It’s time to (somewhat belatedly) roll over the previous thread on writing the first paper from the Polymath8 project, as this thread is overflowing with comments. We are getting near the end of writing this large (173 pages!) paper, establishing a bound of 4,680 on the gap between primes, with only a few sections left to thoroughly proofread (and the last section should probably be removed, with appropriate changes elsewhere, in view of the more recent progress by Maynard). As before, one can access the working copy of the paper at this subdirectory, as well as the rest of the directory, and the plan is to submit the paper to Algebra and Number theory (and the arXiv) once there is consensus to do so. Even before this paper was submitted, it already has had some impact; Andrew Granville’s exposition of the bounded gaps between primes story for the Bulletin of the AMS follows several of the Polymath8 arguments in deriving the result.

After this paper is done, there is interest in continuing onwards with other Polymath8 – related topics, and perhaps it is time to start planning for them. First of all, we have an invitation from the Newsletter of the European Mathematical Society to discuss our experiences and impressions with the project. I think it would be interesting to collect some impressions or thoughts (both positive and negative) from people who were highly active in the research and/or writing aspects of the project, as well as from more casual participants who were following the progress more quietly. This project seemed to attract a bit more attention than most other polymath projects (with the possible exception of the very first project, Polymath1). I think there are several reasons for this; the project builds upon a recent breakthrough (Zhang’s paper) that attracted an impressive amount of attention and publicity; the objective is quite easy to describe, when compared against other mathematical research objectives; and one could summarise the current state of progress by a single natural number H, which implied by infinite descent that the project was guaranteed to terminate at some point, but also made it possible to set up a “scoreboard” that could be quickly and easily updated. From the research side, another appealing feature of the project was that – in the early stages of the project, at least – it was quite easy to grab a new world record by means of making a small observation, which made it fit very well with the polymath spirit (in which the emphasis is on lots of small contributions by many people, rather than a few big contributions by a small number of people). Indeed, when the project first arose spontaneously as a blog post of Scott Morrrison over at the Secret Blogging Seminar, I was initially hesitant to get involved, but soon found the “game” of shaving a few thousands or so off of to be rather fun and addictive, and with a much greater sense of instant gratification than traditional research projects, which often take months before a satisfactory conclusion is reached. Anyway, I would welcome other thoughts or impressions on the projects in the comments below (I think that the pace of comments regarding proofreading of the paper has slowed down enough that this post can accommodate both types of comments comfortably.)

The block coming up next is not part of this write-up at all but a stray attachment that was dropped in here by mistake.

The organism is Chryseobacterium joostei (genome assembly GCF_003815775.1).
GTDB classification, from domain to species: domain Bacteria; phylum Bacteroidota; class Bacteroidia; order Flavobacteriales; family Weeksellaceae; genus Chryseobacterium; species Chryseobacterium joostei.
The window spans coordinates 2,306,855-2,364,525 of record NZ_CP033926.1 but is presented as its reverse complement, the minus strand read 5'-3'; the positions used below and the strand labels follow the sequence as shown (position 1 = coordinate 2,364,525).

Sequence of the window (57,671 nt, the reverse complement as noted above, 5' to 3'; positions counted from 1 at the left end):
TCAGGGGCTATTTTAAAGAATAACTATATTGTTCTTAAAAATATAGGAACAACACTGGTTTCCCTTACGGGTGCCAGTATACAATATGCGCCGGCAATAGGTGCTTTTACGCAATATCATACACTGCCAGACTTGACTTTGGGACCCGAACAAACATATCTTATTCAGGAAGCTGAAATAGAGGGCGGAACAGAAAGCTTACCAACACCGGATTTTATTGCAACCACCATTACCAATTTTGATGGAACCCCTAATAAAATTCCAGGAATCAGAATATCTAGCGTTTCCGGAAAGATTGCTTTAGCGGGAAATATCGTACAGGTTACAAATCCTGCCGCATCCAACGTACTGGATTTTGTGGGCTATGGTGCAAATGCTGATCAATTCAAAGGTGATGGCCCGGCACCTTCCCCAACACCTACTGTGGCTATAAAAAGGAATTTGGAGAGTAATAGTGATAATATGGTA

Then of course there is the “Polymath 8b” project in which we build upon the recent breakthroughs of James Maynard, which have simplified the route to bounded gaps between primes considerably, bypassing the need for any Elliott-Halberstam type distribution results beyond the Bombieri-Vinogradov theorem. James has kindly shown me an advance copy of the preprint, which should be available on the arXiv in a matter of days; it looks like he has made a modest improvement to the previously announced results, improving a bit to 105 (which then improves H to the nice round number of 600). He also has a companion result on bounding gaps between non-consecutive primes for any (not just ), with a bound of the shape , which is in fact the first time that the finiteness of this limit inferior has been demonstrated. I plan to discuss these results (from a slightly different perspective than Maynard) in a subsequent blog post kicking off the Polymath8b project, once Maynard’s paper has been uploaded. It should be possible to shave the value of down further (or to get better bounds for for larger ), both unconditionally and under assumptions such as the Elliott-Halberstam conjecture, either by performing more numerical or theoretical optimisation on the variational problem Maynard is faced with, and also by using the improved distributional estimates provided by our existing paper; again, I plan to discuss these issues in a subsequent post. ( James, by the way, has expressed interest in participating in this project, which should be very helpful.)

## Recent Comments